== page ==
Documentation

Readability is a primary focus for Python developers, in both project and code documentation. Following some simple best practices can save both you and others a lot of time.

Project Documentation

A README file at the root directory should give general information to both users and maintainers of a project. It should be raw text or written in some very easy to read markup, such as reStructuredText or Markdown. It should contain a few lines explaining the purpose of the project or library (without assuming the user knows anything about the project), the URL of the main source for the software, and some basic credit information. This file is the main entry point for readers of the code.

An INSTALL file is less necessary with Python. The installation instructions are often reduced to one command, such as pip install module or python setup.py install and added to the README file.

A LICENSE file should always be present and specify the license under which the software is made available to the public.

A TODO file or a TODO section in README should list the planned development for the code.

A CHANGELOG file or section in README should compile a short overview of the changes in the code base for the latest versions.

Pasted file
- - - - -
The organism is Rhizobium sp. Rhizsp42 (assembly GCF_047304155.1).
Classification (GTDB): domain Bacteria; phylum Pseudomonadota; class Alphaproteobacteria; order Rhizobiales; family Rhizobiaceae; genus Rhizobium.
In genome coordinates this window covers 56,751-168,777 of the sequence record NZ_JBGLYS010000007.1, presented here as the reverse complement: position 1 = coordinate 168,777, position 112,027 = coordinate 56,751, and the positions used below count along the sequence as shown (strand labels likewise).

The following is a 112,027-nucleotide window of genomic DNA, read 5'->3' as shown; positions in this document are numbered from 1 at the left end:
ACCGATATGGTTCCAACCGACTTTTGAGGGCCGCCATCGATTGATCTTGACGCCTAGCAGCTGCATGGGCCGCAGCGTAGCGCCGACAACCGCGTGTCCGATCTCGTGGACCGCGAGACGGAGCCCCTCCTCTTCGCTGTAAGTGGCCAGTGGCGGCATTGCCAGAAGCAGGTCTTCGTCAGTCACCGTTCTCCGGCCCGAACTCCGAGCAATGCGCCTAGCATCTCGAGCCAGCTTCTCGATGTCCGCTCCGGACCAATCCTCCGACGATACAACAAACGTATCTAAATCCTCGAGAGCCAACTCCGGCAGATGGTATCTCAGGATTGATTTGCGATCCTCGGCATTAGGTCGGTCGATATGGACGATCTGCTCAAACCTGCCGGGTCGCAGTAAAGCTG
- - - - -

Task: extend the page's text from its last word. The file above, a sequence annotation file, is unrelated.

Project Publication

Depending on the project, your documentation might include some or all of the following components:

  • An introduction should show a very short overview of what can be done with the product, using one or two extremely simplified use cases. This is the thirty-second pitch for your project.
  • A tutorial should show some primary use cases in more detail. The reader will follow a step-by-step procedure to set-up a working prototype.
  • An API reference is typically generated from the code (see docstrings). It will list all publicly available interfaces, parameters, and return values.
  • Developer documentation is intended for potential contributors. This can include code convention and general design strategy of the project.

Sphinx

Sphinx is far and away the most popular Python documentation tool. Use it. It converts reStructuredText markup language into a range of output formats including HTML, LaTeX (for printable PDF versions), manual pages, and plain text.

There is also great, free hosting for your Sphinx docs: Read The Docs. Use it. You can configure it with commit hooks to your source repository so that rebuilding your documentation will happen automatically.

When run, Sphinx will import your code and using Python’s introspection features it will extract all function, method and class signatures. It will also extract the accompanying docstrings, and compile it all into well structured and easily readable documentation for your project.

Note

Sphinx is famous for its API generation, but it also works well for general project documentation. This Guide is built with Sphinx and is hosted on Read The Docs